Aucklanders are divided on either side of the movies versus home debate that's been raging over a prime piece of land in Hobsonville Pt.
Two Auckland Council bodies are at odds over whether the 20ha of land should be used for housing or a film studio.
Auckland Council Property Ltd would see 441 houses and apartments built on 14 ha of land with the remaining 6ha set aside for shops and commercial buildings.
But Ateed would like to see 10ha of the land put aside for a film studio, and only 315 homes to be built on the remaining 10 ha.
Atted's plan had the potential to reap $483 million in profits to the local economy over the next 25 years, whereas the former plan would see council make $34 million in profit.
Among those that have responded to The Herald this morning there was an even split, between those in favour of more housing, and those who have backed the film studio plans.
For many Aucklanders the question it comes down to is more homes, or more jobs?
Deb Buchanan said the film studios would provide greater employment opportunities and help reduce traffic congestion.
"The current housing project is too intensive and people need jobs to go locally to stop the motorway congestion."
Jodie Ward agreed there were not a lot of jobs out west.
"If the houses are being built, there should be jobs out this way as well."
However, Julia said affordable housing is a big problem for Aucklanders.
"I also think the majority of people who call Auckland home would agree with the fact affordable housing is a more urgent need for more people.
"It is the best way for the land to be developed and will enhance the well-being of more people."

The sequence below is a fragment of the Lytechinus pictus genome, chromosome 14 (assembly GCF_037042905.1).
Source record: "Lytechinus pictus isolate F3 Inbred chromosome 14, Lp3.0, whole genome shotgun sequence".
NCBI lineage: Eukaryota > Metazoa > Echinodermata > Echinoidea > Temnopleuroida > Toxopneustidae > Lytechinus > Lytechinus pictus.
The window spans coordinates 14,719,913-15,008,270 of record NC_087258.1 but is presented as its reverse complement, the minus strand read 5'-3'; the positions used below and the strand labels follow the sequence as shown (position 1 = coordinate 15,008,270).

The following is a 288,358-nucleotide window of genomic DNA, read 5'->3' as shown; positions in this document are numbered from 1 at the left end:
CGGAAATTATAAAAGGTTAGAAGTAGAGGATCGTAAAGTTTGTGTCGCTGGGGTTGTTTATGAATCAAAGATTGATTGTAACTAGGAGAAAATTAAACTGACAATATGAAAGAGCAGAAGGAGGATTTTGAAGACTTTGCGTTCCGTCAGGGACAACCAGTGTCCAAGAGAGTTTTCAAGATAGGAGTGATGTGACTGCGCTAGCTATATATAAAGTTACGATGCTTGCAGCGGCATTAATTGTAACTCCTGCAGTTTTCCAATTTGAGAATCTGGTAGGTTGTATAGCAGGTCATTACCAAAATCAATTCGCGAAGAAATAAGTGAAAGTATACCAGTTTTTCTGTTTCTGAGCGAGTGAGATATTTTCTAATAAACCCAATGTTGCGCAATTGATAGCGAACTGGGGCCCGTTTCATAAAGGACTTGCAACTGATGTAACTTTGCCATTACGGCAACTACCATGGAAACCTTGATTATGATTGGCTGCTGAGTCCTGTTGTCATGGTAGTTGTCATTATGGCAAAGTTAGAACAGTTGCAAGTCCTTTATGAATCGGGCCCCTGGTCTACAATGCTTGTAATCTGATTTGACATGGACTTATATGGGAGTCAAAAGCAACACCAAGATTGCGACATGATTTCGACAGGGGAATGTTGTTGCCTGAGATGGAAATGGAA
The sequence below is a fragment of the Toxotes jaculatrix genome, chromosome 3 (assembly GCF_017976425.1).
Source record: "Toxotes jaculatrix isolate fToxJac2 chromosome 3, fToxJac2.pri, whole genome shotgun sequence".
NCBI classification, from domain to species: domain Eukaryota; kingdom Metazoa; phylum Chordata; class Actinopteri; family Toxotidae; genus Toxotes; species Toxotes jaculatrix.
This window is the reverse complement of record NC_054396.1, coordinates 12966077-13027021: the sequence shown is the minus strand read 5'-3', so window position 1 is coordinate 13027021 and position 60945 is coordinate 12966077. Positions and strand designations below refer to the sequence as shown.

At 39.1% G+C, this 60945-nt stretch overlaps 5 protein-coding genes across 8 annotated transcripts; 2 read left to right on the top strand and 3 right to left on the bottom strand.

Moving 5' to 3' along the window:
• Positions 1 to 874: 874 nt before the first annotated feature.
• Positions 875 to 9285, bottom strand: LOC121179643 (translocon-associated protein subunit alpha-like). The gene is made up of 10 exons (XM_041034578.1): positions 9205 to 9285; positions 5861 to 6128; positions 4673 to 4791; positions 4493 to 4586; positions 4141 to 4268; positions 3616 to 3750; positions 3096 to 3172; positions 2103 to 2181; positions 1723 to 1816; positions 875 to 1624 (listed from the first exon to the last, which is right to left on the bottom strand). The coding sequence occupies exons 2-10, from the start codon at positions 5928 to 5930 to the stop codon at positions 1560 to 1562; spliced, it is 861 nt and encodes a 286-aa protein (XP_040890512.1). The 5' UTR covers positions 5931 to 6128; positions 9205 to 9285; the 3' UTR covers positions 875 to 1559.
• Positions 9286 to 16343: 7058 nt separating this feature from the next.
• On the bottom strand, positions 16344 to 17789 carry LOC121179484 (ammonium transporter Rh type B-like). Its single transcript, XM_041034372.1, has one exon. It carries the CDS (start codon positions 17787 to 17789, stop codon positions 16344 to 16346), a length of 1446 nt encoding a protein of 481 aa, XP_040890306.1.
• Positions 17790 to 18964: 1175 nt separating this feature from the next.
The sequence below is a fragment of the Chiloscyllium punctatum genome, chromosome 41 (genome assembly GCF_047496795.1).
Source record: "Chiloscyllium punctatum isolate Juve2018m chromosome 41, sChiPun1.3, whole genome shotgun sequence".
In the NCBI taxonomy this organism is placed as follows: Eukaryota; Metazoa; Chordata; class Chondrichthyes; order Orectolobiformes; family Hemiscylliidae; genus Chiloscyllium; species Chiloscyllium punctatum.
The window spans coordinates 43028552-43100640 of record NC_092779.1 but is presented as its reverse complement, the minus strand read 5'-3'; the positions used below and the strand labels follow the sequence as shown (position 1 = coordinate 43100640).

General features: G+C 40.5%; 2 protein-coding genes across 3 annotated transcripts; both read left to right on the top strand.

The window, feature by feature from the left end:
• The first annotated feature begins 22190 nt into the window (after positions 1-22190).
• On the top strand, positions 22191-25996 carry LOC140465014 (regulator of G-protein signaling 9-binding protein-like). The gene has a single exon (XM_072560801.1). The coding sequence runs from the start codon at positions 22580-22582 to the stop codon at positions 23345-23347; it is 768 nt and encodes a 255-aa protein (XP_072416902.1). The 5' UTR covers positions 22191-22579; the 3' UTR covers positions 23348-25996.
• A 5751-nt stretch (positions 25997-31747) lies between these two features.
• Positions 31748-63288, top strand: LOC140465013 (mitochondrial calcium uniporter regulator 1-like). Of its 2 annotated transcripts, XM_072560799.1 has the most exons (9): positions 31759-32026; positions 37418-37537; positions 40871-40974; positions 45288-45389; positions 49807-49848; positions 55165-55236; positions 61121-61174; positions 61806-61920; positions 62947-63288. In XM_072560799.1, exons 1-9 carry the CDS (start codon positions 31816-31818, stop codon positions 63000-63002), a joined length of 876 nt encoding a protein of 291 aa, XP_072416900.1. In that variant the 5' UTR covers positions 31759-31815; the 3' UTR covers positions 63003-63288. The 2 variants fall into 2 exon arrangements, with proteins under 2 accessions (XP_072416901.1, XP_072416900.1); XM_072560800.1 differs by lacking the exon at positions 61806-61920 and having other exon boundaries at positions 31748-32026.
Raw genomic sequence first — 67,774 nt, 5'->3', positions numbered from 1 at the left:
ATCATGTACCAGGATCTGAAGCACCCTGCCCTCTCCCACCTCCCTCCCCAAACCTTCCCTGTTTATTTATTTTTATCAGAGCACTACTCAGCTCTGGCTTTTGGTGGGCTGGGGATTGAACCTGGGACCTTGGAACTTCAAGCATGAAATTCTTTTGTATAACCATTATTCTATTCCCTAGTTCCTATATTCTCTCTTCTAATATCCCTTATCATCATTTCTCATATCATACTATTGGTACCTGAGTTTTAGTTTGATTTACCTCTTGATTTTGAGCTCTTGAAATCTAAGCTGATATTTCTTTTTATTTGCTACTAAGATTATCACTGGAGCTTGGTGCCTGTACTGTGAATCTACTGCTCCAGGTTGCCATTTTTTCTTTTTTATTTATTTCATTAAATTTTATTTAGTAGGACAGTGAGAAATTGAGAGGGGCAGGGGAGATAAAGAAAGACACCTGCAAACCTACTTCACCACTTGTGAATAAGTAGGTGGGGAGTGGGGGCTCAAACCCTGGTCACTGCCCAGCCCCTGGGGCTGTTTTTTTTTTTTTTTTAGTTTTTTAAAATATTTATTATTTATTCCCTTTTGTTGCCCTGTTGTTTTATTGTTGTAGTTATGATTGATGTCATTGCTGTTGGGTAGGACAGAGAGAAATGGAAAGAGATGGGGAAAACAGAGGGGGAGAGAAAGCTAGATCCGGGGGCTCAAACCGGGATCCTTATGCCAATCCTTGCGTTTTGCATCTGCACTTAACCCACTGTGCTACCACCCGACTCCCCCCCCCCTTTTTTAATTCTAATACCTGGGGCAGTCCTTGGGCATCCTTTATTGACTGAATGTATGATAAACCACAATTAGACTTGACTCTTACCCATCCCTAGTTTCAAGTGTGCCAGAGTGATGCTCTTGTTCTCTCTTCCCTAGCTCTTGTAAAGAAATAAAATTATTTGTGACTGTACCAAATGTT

Affordable Auckland's Albany candidate Stephen Berry favoured the property proposal.
"The Council should allow all of the 20 hectares in question to be used for residential and commercial purposes rather than attempting to pick winners by building a film school.
"Clearly nobody who is willing to risk their own money has put forward the idea so ATEED's assertion that building a school will create jobs is superfluous."
However, Mr Berry said he would have no problem if a private company should decide to build a film school in the area.
One local woman, who has lived in the area for some years believed a film studio would give her a better chance at getting a job.
The woman, in her sixties, said she'd worked as an assistant in the film industry in her younger years.
And while she would ideally like to see more open spaces in the area, she preferred the film studio proposal over the larger property development proposed.
She also doubted the homes would be affordable.
"They are talking about affordable housing...yea right."